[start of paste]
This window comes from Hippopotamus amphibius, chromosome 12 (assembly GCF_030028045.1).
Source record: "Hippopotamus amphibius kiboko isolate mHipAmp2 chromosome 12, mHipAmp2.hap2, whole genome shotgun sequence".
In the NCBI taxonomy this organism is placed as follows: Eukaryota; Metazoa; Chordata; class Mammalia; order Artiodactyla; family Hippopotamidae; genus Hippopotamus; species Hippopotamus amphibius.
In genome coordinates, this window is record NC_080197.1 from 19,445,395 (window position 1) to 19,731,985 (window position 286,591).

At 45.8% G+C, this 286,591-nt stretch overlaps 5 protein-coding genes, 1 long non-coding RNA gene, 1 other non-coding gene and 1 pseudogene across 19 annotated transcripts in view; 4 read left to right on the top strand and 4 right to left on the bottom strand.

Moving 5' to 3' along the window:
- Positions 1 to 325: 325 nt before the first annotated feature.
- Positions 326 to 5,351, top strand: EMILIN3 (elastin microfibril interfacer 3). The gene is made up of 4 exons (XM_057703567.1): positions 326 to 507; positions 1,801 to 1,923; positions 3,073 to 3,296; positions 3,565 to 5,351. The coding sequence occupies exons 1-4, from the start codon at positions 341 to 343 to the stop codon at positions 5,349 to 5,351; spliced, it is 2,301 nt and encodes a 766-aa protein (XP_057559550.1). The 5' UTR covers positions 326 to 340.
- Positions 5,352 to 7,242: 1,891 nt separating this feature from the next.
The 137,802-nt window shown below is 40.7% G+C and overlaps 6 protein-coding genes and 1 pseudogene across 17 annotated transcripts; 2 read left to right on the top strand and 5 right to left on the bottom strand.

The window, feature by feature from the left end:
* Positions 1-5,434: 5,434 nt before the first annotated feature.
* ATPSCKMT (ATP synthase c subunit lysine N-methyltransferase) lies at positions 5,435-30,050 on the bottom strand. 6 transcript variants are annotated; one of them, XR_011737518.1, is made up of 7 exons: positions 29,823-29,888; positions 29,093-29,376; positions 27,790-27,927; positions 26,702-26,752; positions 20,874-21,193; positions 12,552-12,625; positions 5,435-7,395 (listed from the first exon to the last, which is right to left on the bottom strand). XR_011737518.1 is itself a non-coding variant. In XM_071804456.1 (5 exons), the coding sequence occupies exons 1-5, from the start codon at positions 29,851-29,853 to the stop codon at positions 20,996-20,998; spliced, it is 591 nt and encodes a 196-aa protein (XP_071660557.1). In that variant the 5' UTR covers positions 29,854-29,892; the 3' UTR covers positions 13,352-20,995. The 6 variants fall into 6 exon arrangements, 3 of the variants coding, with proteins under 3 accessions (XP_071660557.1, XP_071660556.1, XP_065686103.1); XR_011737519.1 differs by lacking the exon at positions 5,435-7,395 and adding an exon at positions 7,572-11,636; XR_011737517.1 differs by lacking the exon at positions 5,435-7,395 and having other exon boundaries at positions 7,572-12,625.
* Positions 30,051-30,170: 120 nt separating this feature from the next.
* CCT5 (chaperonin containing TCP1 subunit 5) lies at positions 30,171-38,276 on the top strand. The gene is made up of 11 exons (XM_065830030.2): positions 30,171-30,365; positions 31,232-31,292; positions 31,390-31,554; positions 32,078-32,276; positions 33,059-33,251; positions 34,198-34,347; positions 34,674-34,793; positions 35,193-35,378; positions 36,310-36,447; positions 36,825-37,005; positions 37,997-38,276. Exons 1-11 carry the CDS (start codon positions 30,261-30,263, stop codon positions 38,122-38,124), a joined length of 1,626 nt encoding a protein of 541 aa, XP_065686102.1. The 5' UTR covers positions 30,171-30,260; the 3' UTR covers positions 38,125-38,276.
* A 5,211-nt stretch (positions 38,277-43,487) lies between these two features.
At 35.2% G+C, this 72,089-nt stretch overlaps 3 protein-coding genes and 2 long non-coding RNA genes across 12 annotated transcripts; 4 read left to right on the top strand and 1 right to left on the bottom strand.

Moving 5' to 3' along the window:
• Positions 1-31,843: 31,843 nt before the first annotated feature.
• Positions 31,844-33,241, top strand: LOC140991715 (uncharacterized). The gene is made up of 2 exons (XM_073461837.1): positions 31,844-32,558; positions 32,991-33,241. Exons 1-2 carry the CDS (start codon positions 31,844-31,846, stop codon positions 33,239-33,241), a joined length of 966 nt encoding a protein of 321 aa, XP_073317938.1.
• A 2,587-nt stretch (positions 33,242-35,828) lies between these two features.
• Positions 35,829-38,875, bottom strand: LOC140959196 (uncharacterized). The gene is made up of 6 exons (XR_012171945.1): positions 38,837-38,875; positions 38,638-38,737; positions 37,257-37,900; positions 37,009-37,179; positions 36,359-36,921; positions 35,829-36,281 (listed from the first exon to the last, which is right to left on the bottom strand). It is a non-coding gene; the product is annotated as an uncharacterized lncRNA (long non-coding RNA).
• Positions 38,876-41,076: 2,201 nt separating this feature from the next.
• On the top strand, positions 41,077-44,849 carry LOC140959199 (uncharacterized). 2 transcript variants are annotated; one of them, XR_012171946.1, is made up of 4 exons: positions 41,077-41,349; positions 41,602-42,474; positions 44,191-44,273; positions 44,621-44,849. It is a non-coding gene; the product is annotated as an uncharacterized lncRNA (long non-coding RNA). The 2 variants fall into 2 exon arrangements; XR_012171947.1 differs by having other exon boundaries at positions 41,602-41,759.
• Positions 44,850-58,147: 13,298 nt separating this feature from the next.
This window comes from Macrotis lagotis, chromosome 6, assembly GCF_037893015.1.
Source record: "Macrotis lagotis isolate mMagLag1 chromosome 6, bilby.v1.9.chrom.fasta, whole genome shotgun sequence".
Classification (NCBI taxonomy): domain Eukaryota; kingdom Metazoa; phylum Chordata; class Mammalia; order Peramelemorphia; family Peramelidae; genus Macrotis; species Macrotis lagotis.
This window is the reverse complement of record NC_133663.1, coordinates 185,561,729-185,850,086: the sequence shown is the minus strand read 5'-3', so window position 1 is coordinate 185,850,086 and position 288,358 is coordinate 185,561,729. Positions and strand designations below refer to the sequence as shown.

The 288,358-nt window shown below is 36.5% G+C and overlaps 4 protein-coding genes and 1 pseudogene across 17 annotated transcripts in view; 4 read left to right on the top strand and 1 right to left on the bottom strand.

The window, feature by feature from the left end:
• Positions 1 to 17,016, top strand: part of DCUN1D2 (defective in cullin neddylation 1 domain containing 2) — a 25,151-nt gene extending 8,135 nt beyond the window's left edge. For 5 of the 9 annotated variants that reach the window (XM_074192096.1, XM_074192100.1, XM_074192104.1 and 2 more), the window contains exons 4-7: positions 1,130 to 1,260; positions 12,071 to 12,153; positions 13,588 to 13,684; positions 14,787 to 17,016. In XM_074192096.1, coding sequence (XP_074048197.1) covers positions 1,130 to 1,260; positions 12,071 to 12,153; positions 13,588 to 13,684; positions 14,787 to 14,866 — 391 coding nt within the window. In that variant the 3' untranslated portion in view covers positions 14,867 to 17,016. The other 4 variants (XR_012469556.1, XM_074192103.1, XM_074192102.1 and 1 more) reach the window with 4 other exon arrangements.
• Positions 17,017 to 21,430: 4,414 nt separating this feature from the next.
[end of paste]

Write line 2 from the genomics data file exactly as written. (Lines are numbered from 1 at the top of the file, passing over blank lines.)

Source record: "Hippopotamus amphibius kiboko isolate mHipAmp2 chromosome 12, mHipAmp2.hap2, whole genome shotgun sequence".